The AFL-CIO Key Votes Survey is designed to help pension fund trustees fulfill their fiduciary duty to monitor the proxy voting performance of investment managers. Good corporate governance matters to shareholders and proxy voting is the most direct means for shareholders to exercise oversight in relation to the corporations they own. (Read the full report.)
Proxy Votes Must be Cast in Your Interest
In 1988, the U.S. Department of Labor advised pension fund trustees that under the Employee Retirement Income Security Act (“ERISA”), the voting rights attached to company stock are “plan assets” that must be managed according to ERISA fiduciary standards. The Department of Labor requires investment managers to “maintain accurate records as to proxy voting” and permit trustees to “review the actions taken in individual proxy voting situations.” Continue Reading →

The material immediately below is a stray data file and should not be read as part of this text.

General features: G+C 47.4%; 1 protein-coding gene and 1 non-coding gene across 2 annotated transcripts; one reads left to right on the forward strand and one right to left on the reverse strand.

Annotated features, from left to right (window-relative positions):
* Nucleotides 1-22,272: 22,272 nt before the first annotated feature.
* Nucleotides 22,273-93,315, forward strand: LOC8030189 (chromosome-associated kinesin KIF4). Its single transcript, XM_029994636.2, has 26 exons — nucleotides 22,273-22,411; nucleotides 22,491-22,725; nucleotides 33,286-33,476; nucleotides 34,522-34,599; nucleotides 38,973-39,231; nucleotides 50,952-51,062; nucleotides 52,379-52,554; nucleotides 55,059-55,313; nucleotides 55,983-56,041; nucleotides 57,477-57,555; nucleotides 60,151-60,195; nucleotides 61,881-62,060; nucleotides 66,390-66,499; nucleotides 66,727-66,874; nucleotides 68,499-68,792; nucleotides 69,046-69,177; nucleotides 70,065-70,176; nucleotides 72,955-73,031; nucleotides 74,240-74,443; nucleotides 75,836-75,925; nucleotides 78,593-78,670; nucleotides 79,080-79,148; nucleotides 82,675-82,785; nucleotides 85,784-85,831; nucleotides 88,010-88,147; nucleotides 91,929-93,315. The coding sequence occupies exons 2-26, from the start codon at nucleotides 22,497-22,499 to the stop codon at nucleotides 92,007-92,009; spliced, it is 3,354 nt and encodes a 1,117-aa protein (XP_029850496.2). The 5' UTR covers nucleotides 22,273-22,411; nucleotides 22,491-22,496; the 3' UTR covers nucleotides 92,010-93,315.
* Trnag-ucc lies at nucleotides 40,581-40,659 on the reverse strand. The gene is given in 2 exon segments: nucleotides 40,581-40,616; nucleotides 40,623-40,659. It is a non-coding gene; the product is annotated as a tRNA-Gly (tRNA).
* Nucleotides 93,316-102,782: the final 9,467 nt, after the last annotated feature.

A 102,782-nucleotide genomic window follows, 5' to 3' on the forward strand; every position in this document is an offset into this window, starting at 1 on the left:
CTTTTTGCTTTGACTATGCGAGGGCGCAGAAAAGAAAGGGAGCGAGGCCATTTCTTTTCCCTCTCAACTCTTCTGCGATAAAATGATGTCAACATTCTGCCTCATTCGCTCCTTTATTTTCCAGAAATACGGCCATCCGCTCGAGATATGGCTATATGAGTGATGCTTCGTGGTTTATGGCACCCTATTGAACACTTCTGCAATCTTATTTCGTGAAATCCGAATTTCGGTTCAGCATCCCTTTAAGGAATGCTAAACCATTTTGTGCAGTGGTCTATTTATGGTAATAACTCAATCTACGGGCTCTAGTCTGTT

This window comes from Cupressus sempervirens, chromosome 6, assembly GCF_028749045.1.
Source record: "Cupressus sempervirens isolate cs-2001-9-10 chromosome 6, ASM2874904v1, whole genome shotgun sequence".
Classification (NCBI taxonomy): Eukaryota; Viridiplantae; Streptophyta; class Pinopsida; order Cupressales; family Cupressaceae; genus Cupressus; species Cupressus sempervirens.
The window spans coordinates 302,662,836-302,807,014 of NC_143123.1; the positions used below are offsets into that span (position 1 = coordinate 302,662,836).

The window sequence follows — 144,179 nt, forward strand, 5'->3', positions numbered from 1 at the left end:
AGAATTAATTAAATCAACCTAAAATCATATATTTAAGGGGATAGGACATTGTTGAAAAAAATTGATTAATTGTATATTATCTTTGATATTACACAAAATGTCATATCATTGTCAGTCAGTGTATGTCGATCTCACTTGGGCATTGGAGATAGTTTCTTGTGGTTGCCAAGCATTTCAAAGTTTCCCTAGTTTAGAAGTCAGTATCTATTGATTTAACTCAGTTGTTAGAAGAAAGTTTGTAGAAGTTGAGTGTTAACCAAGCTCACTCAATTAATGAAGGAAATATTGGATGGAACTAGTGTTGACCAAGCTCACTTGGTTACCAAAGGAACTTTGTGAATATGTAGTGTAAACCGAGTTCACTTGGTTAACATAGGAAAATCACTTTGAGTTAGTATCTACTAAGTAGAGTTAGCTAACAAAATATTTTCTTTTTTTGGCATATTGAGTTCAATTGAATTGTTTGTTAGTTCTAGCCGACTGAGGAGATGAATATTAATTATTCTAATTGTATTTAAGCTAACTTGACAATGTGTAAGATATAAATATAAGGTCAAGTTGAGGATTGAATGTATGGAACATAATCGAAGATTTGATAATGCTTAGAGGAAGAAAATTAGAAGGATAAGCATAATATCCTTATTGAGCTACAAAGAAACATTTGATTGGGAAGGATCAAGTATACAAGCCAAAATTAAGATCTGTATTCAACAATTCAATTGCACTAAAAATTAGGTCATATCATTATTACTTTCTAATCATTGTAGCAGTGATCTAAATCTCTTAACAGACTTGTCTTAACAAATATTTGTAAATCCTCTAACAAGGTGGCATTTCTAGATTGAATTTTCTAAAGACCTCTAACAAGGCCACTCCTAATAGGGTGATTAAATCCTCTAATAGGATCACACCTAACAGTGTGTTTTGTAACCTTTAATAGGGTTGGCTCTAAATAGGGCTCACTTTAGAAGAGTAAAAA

Disclose Climate Lobbying: Resolutions Filed at Oil and Gas Companies
Encouraged by the forward‐looking actions addressing climate change at the Paris Climate Conference (COP21) in December, investors have filed shareholder resolutions at 11 oil and gas companies asking them to disclose climate lobbying activities. The resolutions urge the companies to fully disclose their lobbying activities and expenses (direct and indirect through trade associations) and to review their public policy advocacy on energy policy and climate change. Let’s get oil and gas companies to disclose climate lobbying! I sincerely hope readers of Corporate Governance (CorpGov.net) will vote in favor of these resolutions as they appear on corporate proxies. Monitor how others are voting at Proxy Democracy. If you own stock in other oil and gas companies, consider filing similar resolutions. Don’t know how? Check out our Shareowner Action Handbook. Take Action! Continue Reading →